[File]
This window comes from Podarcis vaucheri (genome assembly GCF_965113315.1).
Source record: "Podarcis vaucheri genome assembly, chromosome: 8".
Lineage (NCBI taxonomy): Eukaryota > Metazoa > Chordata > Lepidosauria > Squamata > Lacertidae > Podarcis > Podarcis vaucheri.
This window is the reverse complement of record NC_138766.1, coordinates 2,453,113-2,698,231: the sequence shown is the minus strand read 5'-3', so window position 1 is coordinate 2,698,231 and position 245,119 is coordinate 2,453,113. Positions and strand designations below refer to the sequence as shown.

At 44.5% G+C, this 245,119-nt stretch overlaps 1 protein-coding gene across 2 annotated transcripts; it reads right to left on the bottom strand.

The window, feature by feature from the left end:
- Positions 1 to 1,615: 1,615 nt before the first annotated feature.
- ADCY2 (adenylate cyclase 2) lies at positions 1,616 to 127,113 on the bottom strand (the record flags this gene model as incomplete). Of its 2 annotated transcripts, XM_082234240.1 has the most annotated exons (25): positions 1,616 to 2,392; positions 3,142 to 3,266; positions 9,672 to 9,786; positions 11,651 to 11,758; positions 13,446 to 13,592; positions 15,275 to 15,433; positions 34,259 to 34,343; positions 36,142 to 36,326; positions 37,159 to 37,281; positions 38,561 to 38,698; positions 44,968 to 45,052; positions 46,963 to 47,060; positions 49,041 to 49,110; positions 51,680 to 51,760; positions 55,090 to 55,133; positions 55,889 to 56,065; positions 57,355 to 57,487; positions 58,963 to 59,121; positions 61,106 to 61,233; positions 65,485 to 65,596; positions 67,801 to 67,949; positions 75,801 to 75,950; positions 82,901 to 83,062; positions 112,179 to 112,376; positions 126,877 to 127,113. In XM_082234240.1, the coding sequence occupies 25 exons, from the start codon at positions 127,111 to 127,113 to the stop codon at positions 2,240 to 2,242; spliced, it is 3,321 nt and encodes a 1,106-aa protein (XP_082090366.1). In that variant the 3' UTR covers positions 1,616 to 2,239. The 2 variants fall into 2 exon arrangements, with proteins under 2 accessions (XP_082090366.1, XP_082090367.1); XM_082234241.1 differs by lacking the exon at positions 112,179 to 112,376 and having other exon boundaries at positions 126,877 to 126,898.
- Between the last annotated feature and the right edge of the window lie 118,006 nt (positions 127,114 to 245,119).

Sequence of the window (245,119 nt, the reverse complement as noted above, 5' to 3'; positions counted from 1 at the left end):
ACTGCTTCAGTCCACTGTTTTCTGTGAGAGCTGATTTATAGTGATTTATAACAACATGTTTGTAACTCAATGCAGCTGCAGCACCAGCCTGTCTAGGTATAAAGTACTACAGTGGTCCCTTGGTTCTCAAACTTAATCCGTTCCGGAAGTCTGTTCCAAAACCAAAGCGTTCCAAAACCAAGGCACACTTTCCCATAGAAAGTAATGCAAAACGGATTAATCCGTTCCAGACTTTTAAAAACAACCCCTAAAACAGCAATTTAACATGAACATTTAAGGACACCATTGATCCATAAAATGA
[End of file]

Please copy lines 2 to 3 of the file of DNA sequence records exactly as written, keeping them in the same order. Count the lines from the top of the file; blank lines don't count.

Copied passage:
Source record: "Podarcis vaucheri genome assembly, chromosome: 8".
Lineage (NCBI taxonomy): Eukaryota > Metazoa > Chordata > Lepidosauria > Squamata > Lacertidae > Podarcis > Podarcis vaucheri.